Scientific methods in psychology - behaviourist and humanist approaches.

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Nelson Truran

Through sciences like biology and chemistry we have discovered the function and reactions of the external. But only through psychology have we turned that inquisition inwards and revealed the most basic of questions like, “why does little sally cry uncontrollably when we leave her alone?” or “why does Frank cut the faces out of pictures?” Looking back over time it seems strange that we would establish the meaning of biological processes like the solar cycle, before we even fathomed the mental development of human beings.

Scientific Approaches differ, sometimes slightly, sometimes to a larger quantity, from psychological approaches. This is not to say it is impossible to use scientific approaches in psychology, more like it IS possible to both use scientific approaches and other means to achieve understanding of the mind and behaviour. For example Freud’s study on little Hans showed the basic outline of a Scientific Approach, (Case Study, Questionnaire, etc.) Freud used his own perception of the gathered empirical data and put forward theories based on his insight and some gathered evidence. Judging by how much understanding of mind and behaviour we have gained from said study it could be advantageous to sometimes trim the fat of scientific approaches and use human understanding over tried and tested methods.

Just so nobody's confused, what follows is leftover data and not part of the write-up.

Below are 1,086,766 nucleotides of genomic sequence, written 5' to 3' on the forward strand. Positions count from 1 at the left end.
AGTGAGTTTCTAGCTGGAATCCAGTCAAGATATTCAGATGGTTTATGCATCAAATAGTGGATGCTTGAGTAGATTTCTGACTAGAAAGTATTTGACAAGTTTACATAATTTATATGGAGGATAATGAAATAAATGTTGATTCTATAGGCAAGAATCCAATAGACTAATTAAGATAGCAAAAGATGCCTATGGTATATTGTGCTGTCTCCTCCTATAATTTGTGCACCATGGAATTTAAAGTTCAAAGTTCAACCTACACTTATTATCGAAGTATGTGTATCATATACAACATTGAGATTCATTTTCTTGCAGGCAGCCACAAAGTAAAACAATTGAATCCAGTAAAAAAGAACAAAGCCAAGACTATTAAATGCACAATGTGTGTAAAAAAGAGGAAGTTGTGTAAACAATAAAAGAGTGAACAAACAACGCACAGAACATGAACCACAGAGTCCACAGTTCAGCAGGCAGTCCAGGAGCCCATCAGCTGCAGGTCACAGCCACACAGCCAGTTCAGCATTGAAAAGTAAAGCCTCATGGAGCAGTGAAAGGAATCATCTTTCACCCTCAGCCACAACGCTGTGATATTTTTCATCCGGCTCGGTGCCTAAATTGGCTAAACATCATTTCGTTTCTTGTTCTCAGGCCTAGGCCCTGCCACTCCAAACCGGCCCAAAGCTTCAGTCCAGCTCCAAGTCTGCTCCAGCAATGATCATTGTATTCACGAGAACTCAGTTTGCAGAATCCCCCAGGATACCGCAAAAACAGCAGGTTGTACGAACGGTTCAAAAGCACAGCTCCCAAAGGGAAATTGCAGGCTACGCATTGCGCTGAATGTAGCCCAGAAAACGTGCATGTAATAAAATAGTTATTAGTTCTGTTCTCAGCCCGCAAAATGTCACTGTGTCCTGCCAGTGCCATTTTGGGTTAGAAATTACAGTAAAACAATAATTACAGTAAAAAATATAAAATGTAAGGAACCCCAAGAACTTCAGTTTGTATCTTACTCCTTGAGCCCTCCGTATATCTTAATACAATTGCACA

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Though there are some very obvious problems by following this system. For example, insight isn’t measureable, and therefore can’t be proven correct or incorrect, but remain a theory until scientifically proven, and there is no way yet to scientifically prove behaviour, for it is anomalous and sporadic and far too difficult to predict. This causes a circular problem:

You can’t prove a theory without scientific fact, and you can’t gather scientific facts of said theory.

If we, for example, take the behaviouristic approach’s explanation for aggressive behaviour amongst children and gather only scientific data, like,

95/100 children that behaved badly ...

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Research methodology in psychology can be placed into two categories which include quantitative and qualitative research. Qualitative research uses open ended questioning, diary accounts, interviews and unstructured observations. Quantitative research however, is more concerned with the measuring of things. The writer needs to understand the differences between the two. The writer then needs to describe Behaviourism and the scientific methods used to measure behaviour. Following on from this could be an introduction to Humanism and the kind of scientific research methods that would be employed, if any. Finally, the writer needs to conclude the work by weighing up all the information. Although the writing style is easy to follow, more detail needs to be added, some references need to be included and the writer needs to structure the essay better. At present it is rather vague with little real content. Star rating 2*